The Winners of the RoboCup Korea Open 2019
The hopeful future of humanoid robots under Hanyang University students
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Hanyang ERICA Robot Engineering for Human Society (HERoEHS) Team is made up of Hanyang University students that has a record of competing in renowned robotic contests. The “Ski Robot Challenge” was held as an opening event of the Pyeongchang 2018 Winter Olympics, in which the team built a humanoid robot that would later be the foundation event of creating a soccer robot for RoboCup Korea. RoboCup 2018, held in Montreal, Canada, was another chance that allowed the team to make further improvements. RoboCup Korea Open 2019, held from February 14th to 16th, had around 800 participants formed into 290 teams, being the largest in size so far.
Consisting of five members, Park Jae-hoon (Division of Computer Science, 4th year), Min In-joon (Department of Interdisciplinary Engineering Systems, Master’s program), Kim Hyun-suk (Department of Integrative Engineering, 2nd year), Choi Jung-hun (Department of Mechatronics Engineering, Master’s program) and Yoo Dong-ha (Department of Interdisciplinary Engineering Systems, Master’s program), the team shared their story of how they won the adult size league of RoboCup Korea Open 2019.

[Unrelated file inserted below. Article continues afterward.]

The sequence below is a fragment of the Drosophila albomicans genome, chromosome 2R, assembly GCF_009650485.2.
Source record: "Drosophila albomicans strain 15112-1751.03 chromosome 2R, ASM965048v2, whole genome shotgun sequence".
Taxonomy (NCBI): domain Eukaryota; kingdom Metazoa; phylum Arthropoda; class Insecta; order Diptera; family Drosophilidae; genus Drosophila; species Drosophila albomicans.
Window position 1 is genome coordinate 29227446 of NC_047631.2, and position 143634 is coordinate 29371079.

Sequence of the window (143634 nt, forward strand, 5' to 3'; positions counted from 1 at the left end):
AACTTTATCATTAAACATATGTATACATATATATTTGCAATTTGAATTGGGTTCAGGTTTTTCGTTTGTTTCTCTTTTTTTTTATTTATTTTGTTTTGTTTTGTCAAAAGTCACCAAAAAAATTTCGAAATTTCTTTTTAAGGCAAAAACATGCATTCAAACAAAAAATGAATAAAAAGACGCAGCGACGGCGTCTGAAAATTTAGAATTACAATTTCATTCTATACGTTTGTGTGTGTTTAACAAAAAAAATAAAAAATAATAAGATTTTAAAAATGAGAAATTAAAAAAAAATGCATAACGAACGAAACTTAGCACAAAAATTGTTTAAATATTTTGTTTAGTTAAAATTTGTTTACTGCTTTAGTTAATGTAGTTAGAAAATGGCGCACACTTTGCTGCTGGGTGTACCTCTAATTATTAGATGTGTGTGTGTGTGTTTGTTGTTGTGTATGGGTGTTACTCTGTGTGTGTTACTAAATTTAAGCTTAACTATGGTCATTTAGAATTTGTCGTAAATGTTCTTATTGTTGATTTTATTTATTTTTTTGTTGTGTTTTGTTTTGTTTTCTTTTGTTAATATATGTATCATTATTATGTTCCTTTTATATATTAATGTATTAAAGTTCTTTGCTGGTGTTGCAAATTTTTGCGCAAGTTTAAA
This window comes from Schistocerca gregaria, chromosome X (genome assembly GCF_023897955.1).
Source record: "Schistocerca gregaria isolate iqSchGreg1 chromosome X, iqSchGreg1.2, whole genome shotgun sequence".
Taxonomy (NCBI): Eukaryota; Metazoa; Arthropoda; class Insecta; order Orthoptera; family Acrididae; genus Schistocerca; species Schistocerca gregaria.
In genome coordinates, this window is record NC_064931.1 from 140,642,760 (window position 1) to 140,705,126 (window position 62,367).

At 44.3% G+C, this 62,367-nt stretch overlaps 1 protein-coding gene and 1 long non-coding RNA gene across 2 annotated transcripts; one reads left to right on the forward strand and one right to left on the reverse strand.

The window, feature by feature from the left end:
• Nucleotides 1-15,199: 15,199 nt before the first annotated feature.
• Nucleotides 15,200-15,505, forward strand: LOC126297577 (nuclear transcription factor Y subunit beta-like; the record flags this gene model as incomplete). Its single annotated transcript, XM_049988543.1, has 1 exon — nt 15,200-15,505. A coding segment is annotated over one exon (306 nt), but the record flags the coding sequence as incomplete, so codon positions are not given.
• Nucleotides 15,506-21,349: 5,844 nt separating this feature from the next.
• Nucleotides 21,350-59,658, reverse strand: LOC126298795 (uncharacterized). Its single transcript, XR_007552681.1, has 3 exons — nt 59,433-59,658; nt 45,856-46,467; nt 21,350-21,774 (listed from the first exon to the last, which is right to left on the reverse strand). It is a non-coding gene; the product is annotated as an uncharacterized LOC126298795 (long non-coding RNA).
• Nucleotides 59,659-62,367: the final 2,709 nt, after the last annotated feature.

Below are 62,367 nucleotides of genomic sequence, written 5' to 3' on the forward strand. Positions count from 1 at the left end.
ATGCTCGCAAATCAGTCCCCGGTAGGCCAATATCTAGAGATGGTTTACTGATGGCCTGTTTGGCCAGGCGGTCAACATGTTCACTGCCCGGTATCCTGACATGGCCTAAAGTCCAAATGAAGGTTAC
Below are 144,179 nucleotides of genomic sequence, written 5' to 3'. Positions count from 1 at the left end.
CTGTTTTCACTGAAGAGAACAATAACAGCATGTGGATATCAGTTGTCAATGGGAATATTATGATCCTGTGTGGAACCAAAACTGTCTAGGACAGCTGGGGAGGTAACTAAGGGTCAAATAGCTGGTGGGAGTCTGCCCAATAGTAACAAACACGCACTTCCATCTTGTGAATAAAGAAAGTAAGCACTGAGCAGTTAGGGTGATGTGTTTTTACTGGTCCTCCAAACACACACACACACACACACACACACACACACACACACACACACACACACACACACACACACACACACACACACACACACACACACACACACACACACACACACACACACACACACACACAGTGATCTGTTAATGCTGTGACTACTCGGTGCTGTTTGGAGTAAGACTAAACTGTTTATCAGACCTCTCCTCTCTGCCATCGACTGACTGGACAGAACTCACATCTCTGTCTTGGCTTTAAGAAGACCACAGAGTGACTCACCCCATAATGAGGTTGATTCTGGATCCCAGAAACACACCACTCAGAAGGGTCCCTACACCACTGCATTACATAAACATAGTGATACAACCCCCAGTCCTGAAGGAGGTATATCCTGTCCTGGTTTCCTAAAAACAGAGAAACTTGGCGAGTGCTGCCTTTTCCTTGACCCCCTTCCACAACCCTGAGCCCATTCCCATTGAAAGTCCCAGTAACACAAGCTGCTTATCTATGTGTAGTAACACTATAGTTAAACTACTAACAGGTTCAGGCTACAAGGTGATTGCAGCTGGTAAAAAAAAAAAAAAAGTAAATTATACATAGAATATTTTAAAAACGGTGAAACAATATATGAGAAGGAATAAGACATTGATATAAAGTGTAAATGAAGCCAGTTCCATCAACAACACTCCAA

From the past experience of Ski Robot Challenge, the team knew that the ski robot, unlike the soccer robot, needed not the ability to walk but driving force. Weight reduction was the main project the team faced in order to make it walk, along with developing a walking specialized algorithm to prevent the robot from leaning toward one particular side while walking. HERoEHS has been supplementing what the team missed in RoboCup 2018 Montreal ever since it ended last June 22nd, and they spent a month focusing entirely on preparing for RoboCup Korea. The team had the help of Professor Han Jae-kwon (Department of Interdisciplinary Engineering Systems), who won the championship at the World RoboCup for three consecutive years and is a renowned expert in the field of robotics.
The RoboCup had three leagues, which differ in the size and weight regulations of the robots: kid size, teen size, and adult size. There are more participants in the smaller size robot leagues, as they are less challenging in comparition to the bigger ones. The participants run tests on the actual playing field, and collect data from their robots by observing whether or not the robots are aware of the goal posts, the ball, and opponent robots. Gathering the necessary data was another reason the team joined the RoboCup contest this year.
The HERoEHS is planning on entering RoboCup 2019 Sydney in June. The rules will have slight changes, with the adult size league consisting of robots competing two-on-two, instead of one-on-one. They will focus on lightening the weight and addressing any changes in the quality of the material, and change the motor into one with more torque. “Although participation in a world RoboCup contest itself is meaningful, our goal is to be in the top ranks this time.”
Kim Hyun-soo firstname.lastname@example.org
Photos by Lee Hyeon-seon
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